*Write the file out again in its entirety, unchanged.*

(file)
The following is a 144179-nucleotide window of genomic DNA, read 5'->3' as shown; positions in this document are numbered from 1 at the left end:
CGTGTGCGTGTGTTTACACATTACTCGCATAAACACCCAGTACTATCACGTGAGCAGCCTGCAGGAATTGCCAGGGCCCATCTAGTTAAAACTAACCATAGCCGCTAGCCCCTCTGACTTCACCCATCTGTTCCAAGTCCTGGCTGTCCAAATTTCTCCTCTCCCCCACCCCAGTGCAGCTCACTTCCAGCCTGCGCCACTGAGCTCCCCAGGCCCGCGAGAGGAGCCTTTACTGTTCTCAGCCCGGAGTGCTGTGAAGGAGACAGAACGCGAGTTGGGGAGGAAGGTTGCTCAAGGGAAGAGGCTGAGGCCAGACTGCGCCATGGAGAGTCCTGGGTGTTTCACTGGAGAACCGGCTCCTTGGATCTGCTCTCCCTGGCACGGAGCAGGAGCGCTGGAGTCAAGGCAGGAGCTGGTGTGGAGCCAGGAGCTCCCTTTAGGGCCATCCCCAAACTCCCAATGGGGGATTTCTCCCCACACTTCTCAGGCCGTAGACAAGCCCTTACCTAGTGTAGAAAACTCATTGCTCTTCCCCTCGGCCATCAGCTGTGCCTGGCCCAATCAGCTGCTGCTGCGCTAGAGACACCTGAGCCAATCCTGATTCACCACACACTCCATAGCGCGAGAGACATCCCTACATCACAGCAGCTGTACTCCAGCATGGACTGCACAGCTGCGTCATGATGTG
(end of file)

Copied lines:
The following is a 144179-nucleotide window of genomic DNA, read 5'->3' as shown; positions in this document are numbered from 1 at the left end:
CGTGTGCGTGTGTTTACACATTACTCGCATAAACACCCAGTACTATCACGTGAGCAGCCTGCAGGAATTGCCAGGGCCCATCTAGTTAAAACTAACCATAGCCGCTAGCCCCTCTGACTTCACCCATCTGTTCCAAGTCCTGGCTGTCCAAATTTCTCCTCTCCCCCACCCCAGTGCAGCTCACTTCCAGCCTGCGCCACTGAGCTCCCCAGGCCCGCGAGAGGAGCCTTTACTGTTCTCAGCCCGGAGTGCTGTGAAGGAGACAGAACGCGAGTTGGGGAGGAAGGTTGCTCAAGGGAAGAGGCTGAGGCCAGACTGCGCCATGGAGAGTCCTGGGTGTTTCACTGGAGAACCGGCTCCTTGGATCTGCTCTCCCTGGCACGGAGCAGGAGCGCTGGAGTCAAGGCAGGAGCTGGTGTGGAGCCAGGAGCTCCCTTTAGGGCCATCCCCAAACTCCCAATGGGGGATTTCTCCCCACACTTCTCAGGCCGTAGACAAGCCCTTACCTAGTGTAGAAAACTCATTGCTCTTCCCCTCGGCCATCAGCTGTGCCTGGCCCAATCAGCTGCTGCTGCGCTAGAGACACCTGAGCCAATCCTGATTCACCACACACTCCATAGCGCGAGAGACATCCCTACATCACAGCAGCTGTACTCCAGCATGGACTGCACAGCTGCGTCATGATGTG